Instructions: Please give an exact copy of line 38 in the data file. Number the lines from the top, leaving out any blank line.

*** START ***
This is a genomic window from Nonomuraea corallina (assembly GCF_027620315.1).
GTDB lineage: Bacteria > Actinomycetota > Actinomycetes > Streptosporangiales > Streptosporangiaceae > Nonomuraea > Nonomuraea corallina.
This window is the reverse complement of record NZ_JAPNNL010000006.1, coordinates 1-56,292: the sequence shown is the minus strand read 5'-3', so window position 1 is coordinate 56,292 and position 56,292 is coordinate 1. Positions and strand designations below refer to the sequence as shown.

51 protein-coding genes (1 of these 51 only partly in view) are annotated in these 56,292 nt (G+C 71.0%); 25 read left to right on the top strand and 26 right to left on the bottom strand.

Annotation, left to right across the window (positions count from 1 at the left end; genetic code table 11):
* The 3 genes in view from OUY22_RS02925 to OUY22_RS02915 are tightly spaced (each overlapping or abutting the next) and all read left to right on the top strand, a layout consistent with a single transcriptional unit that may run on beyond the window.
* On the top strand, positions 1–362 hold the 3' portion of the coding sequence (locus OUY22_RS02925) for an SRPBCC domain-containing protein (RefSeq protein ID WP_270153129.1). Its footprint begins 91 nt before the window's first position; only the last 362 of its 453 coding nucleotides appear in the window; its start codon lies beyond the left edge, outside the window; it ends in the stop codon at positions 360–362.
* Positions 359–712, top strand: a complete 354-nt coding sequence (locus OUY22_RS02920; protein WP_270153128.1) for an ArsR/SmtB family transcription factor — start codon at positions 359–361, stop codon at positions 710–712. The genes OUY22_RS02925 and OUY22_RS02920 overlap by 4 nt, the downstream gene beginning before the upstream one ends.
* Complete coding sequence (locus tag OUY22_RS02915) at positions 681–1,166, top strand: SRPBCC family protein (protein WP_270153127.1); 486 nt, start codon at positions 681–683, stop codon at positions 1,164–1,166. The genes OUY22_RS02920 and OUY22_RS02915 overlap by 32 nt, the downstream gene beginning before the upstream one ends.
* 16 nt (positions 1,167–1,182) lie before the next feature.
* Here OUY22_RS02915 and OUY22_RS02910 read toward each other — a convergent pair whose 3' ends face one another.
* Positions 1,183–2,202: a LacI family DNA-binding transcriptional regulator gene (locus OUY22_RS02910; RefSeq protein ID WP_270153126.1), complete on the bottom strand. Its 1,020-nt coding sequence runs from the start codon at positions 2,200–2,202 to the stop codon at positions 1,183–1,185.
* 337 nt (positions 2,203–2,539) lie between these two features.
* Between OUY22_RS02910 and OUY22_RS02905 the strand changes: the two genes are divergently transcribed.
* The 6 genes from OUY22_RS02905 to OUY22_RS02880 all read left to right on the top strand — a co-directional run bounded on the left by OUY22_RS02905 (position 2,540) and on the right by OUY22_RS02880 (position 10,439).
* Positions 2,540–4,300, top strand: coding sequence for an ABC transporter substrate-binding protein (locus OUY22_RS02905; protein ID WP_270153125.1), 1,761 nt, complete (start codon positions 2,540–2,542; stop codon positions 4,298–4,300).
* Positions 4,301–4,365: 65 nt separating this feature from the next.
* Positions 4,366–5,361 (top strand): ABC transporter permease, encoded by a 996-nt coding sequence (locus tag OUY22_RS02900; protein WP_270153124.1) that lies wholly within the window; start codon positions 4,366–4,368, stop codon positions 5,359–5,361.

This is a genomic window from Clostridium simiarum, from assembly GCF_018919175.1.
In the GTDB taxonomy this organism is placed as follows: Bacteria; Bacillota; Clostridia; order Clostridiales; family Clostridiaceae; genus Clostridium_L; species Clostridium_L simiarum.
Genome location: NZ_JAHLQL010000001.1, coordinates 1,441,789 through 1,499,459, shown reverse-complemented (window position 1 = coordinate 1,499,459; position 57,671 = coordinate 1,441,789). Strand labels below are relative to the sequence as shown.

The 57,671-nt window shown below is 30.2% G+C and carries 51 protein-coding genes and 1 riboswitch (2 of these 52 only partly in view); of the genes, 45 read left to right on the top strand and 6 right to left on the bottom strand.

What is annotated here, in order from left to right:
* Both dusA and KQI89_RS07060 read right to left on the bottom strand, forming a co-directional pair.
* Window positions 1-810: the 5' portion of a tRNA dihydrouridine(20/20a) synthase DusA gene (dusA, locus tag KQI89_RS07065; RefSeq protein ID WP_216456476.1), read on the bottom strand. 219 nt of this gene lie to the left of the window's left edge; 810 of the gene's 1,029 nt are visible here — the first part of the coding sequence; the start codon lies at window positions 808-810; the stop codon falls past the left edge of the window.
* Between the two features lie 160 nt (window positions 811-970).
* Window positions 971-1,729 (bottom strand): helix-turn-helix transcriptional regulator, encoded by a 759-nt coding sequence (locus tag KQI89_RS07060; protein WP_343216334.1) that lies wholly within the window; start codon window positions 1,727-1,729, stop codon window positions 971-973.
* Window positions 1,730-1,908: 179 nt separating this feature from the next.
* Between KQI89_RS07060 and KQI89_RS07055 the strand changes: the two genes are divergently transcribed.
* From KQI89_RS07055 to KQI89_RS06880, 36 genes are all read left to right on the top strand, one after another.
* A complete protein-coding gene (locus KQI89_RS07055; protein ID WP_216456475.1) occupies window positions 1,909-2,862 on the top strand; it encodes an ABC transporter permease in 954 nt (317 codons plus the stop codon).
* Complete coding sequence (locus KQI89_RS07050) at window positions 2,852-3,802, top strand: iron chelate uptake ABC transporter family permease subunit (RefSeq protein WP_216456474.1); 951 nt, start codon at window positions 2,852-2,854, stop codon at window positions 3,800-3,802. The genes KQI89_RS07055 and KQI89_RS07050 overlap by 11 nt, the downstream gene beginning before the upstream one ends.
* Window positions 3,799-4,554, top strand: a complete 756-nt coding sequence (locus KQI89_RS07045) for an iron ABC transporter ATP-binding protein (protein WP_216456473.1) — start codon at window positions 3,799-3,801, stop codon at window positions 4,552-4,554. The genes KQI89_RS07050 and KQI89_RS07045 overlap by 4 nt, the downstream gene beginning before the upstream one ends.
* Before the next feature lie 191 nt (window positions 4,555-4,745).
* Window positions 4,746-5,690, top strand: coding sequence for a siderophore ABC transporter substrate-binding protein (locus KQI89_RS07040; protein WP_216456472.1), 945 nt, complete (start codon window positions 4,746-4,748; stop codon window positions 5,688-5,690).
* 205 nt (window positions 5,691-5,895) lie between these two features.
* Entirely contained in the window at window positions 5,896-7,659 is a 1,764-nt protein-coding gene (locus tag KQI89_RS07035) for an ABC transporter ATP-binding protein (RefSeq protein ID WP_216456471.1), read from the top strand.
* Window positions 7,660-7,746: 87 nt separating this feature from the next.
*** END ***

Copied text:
* Window positions 7,660-7,746: 87 nt separating this feature from the next.